With all this being said, I can see how summer distances some couples. The first thing that pops into my head for a relationship is cuddling. In winter, when the windows are like the walls of an igloo and the heater is clanging, then well cuddle on! Intertwine those legs and wrap your arms around each other like a gift-wrapped beneath a tree. In summer? Forget that closeness. Sometimes even feeling the warmth of my partner’s thigh delicately rubbing against mine on the Subway is enough for my leg to start to sweat and my body temperature to feel like even more of a furnace.

I think, for myself at least, intimacy is so essential for me to feel comfortable in a relationship. It’s a subtle reminder that you are mine and I am yours (unless you cheat, and then well you suck, I’m sorry I am not sorry for saying that). And when I am trying to feel okay after heartache, and its the summer, and I am having flashbacks, the “not being intimate” and “sitting on opposite sides of the couch so you can feel the a/c at the precise position” are scenarios that make me feel insecure.

Luckily this is the second summer with my partner, and time definitely heals those insecurities, but Summer 2018 was definitely my crash course on relationships after heartache. See we had met in winter, lol, which meant we had four months before the hot, humid, and stinky garbage days sept into the streets when we walked around hand in hand. When it hit over 70 degrees, I felt my fear bubbling up like the heat index. We had distanced to the point my partner was unsure of our relationship. When he communicated that to me, at first, all I could think was, “here we go again, Depression.”

But something I learned about Summer 2017, the rollercoaster of a season, was I needed to love myself through the heartbreak. It was h.a.r.d. to limit my emotions to four simple letters. I was a mess: my eating, irregular, my resting heart rate, frantic, and mindset, troubled. I closed off from most but a select few friends. Then I moved. Then I started working towards myself and I was making new friends, I felt like everything was coming around. Then he got into a new relationship within two months of us ending (hello August downfall), and I was destructive. I was mad at him, so why was I taking it out on myself?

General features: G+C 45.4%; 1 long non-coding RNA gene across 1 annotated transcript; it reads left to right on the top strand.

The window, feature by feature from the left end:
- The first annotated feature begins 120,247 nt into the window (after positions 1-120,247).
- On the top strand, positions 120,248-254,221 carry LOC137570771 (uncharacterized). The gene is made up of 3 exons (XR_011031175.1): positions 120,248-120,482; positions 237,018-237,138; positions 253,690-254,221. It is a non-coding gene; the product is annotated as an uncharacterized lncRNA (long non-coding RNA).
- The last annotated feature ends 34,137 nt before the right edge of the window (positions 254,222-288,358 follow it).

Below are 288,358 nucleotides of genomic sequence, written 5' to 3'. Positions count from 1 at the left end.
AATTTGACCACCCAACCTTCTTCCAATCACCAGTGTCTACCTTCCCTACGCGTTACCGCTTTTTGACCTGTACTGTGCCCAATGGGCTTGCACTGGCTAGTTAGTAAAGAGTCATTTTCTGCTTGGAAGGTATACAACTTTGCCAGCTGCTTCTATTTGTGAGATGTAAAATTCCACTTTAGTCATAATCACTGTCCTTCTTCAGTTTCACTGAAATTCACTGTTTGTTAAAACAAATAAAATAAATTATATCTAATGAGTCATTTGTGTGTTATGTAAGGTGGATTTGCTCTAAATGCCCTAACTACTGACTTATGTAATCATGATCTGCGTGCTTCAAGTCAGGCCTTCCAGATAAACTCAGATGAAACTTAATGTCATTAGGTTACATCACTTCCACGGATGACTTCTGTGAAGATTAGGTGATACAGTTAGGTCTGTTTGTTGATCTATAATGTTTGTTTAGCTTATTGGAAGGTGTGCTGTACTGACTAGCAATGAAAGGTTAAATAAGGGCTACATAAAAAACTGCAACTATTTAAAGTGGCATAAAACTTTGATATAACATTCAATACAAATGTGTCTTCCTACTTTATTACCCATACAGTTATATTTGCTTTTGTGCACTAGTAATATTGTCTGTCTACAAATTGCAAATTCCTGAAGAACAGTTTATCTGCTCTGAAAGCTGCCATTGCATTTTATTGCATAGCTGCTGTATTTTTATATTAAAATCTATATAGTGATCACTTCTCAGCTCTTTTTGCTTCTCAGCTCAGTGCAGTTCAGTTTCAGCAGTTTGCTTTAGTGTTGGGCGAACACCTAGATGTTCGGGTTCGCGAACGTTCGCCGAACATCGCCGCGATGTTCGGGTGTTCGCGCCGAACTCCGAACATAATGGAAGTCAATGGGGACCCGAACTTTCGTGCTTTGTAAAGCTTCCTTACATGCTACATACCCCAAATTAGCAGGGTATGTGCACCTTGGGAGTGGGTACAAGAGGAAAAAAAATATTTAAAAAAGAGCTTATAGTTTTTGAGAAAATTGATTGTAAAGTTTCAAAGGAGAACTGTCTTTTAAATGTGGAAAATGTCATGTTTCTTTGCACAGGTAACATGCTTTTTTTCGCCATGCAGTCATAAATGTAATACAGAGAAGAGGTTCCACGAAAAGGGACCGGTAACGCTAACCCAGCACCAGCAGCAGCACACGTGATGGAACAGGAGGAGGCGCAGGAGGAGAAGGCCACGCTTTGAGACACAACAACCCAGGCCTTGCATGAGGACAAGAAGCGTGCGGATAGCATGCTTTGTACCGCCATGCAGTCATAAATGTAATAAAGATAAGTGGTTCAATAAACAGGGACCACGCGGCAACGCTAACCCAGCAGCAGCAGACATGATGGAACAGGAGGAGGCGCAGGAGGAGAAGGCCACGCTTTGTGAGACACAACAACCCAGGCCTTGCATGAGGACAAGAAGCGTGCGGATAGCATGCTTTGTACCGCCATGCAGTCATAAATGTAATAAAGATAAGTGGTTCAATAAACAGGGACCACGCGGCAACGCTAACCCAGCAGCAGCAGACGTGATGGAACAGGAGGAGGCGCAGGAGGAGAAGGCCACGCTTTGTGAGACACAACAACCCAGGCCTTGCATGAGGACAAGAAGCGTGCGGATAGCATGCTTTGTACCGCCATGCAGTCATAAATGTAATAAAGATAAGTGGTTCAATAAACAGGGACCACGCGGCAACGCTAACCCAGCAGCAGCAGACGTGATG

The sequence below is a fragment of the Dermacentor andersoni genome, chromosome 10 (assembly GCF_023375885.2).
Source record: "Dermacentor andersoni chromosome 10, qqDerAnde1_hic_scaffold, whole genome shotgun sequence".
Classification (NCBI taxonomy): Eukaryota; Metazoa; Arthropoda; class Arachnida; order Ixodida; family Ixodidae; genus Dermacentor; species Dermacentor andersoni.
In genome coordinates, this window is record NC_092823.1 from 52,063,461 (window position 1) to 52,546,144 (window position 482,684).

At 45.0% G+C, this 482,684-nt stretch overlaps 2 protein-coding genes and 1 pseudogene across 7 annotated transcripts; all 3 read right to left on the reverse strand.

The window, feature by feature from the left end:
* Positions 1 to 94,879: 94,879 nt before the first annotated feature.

It took time, over seven months for me to feel good dating again. It took six months of me sulking to say no to it all. I took the month of December, once all my finals were handed in, to pay attention to “me”. It was my best decision. I went on long walks while the snow fell and small flakes collected on my hair and hat. I would remember going to Trader Joes at night, explicitly walking through the tunnel of Christmas trees on 11th and 2nd Avenue and finding yummy, healthy food to cook for dinner. I was going to the Strand Bookstore and spending hours in the clearance book section outside, wearing gloves as my fingertips scanned the spines and gathered more novels to add to my ever-growing “read next” pile.

I listened to music that made me happy, wore face masks that rejuvenated my skin, and sat for hours on the couch watching Harry Potter. I was giving back to myself what I had taken away. I was doing everything I could to bounce back from the heartache. It wasn’t till 2018 when I met my current partner. For our first four months, we were the honeymoon stage and then some, but in the beginning, I was slightly hesitant about entering another relationship because the last thing I wanted was another six+ months of me sulking and binge drinking in New York.

Was he going to hurt me, like the other men did? He didn’t, hasn’t. When we got to the summer and got a bit more distanced, we were able to communicate. I heard his doubts about us and was able to sit and talk it out with him. Our future, our feelings, and our frustrations came out. I had never been able to do that with my past relationship; heartbreak taught me that.